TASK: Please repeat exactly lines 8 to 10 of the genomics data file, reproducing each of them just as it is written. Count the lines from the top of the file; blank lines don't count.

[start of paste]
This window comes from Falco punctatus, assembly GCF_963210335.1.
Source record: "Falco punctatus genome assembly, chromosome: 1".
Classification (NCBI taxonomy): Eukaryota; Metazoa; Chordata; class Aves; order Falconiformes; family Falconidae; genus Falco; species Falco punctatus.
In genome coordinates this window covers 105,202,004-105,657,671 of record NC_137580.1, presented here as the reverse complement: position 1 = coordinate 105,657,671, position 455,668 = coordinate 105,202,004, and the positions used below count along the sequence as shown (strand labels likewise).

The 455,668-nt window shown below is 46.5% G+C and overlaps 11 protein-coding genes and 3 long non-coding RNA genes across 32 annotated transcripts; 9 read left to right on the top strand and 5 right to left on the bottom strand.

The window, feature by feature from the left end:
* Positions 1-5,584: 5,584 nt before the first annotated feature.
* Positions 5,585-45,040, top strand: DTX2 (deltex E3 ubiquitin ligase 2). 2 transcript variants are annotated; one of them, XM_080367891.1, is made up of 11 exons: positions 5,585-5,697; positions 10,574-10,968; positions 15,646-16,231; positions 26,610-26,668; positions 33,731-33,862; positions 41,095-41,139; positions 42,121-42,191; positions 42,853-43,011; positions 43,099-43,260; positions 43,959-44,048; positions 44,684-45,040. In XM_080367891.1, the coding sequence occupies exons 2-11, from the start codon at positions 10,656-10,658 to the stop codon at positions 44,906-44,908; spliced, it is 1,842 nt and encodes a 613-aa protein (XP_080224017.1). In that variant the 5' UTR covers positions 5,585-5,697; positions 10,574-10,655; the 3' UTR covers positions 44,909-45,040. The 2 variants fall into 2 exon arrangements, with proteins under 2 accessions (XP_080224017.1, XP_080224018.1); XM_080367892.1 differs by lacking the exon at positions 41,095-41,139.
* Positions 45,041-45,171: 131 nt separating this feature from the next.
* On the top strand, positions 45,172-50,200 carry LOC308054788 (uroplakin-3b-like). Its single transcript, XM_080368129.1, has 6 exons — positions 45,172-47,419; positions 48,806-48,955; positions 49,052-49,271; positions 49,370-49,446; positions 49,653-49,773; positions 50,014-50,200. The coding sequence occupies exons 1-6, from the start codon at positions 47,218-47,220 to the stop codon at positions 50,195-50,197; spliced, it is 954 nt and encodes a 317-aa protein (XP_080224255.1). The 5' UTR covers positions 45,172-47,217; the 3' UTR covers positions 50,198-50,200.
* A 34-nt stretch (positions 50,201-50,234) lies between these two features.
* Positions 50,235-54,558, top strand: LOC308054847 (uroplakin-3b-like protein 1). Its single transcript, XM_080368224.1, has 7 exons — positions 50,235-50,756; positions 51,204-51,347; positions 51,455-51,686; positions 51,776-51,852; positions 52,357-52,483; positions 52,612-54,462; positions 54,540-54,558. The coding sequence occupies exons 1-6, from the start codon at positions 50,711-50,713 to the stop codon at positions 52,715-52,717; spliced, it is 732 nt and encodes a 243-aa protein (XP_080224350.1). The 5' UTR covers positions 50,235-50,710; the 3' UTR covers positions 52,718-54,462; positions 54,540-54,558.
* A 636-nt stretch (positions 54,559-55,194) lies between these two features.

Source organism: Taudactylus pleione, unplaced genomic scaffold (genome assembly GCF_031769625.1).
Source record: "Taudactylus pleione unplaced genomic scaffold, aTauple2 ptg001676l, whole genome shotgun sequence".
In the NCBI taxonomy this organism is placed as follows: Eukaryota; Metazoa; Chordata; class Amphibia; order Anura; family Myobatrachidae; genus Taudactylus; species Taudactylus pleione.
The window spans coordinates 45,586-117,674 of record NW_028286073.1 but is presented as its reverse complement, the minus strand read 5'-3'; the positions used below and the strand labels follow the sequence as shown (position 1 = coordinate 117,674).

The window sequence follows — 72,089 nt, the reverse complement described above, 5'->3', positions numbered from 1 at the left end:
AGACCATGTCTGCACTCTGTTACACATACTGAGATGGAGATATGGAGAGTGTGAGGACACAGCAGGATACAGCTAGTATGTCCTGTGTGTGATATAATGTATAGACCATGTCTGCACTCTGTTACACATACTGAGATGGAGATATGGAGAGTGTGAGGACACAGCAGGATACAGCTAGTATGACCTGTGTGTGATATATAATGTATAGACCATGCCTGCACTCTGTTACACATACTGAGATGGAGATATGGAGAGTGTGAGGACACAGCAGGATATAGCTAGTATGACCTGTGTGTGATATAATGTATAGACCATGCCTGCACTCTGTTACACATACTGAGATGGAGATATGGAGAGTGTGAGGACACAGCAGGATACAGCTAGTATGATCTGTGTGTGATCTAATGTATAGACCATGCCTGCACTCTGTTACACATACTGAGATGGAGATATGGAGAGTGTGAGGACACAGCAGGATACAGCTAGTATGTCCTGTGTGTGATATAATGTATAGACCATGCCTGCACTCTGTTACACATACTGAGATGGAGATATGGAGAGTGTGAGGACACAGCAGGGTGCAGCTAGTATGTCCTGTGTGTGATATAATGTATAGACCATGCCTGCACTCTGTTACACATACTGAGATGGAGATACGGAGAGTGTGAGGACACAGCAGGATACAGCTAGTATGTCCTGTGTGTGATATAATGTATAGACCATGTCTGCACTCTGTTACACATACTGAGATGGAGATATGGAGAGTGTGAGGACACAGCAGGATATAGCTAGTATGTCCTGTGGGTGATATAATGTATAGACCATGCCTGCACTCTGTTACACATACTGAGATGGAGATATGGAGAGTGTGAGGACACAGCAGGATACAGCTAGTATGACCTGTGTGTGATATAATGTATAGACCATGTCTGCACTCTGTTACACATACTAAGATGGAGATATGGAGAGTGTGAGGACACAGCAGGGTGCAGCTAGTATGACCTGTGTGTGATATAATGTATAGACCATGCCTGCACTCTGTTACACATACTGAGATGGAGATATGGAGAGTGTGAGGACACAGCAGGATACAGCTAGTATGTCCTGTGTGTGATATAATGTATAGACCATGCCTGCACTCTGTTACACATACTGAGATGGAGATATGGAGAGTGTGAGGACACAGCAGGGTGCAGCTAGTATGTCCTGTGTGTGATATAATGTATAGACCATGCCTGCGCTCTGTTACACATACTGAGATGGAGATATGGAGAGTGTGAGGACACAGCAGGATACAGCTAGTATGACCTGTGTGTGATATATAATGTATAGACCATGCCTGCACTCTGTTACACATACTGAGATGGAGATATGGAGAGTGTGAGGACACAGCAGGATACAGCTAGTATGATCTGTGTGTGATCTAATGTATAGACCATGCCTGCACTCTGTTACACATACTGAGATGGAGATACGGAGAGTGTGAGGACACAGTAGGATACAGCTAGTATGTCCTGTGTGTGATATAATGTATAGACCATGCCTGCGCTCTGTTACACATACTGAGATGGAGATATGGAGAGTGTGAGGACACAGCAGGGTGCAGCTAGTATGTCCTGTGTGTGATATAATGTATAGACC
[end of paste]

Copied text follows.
* Positions 5,585-45,040, top strand: DTX2 (deltex E3 ubiquitin ligase 2). 2 transcript variants are annotated; one of them, XM_080367891.1, is made up of 11 exons: positions 5,585-5,697; positions 10,574-10,968; positions 15,646-16,231; positions 26,610-26,668; positions 33,731-33,862; positions 41,095-41,139; positions 42,121-42,191; positions 42,853-43,011; positions 43,099-43,260; positions 43,959-44,048; positions 44,684-45,040. In XM_080367891.1, the coding sequence occupies exons 2-11, from the start codon at positions 10,656-10,658 to the stop codon at positions 44,906-44,908; spliced, it is 1,842 nt and encodes a 613-aa protein (XP_080224017.1). In that variant the 5' UTR covers positions 5,585-5,697; positions 10,574-10,655; the 3' UTR covers positions 44,909-45,040. The 2 variants fall into 2 exon arrangements, with proteins under 2 accessions (XP_080224017.1, XP_080224018.1); XM_080367892.1 differs by lacking the exon at positions 41,095-41,139.
* Positions 45,041-45,171: 131 nt separating this feature from the next.
* On the top strand, positions 45,172-50,200 carry LOC308054788 (uroplakin-3b-like). Its single transcript, XM_080368129.1, has 6 exons — positions 45,172-47,419; positions 48,806-48,955; positions 49,052-49,271; positions 49,370-49,446; positions 49,653-49,773; positions 50,014-50,200. The coding sequence occupies exons 1-6, from the start codon at positions 47,218-47,220 to the stop codon at positions 50,195-50,197; spliced, it is 954 nt and encodes a 317-aa protein (XP_080224255.1). The 5' UTR covers positions 45,172-47,217; the 3' UTR covers positions 50,198-50,200.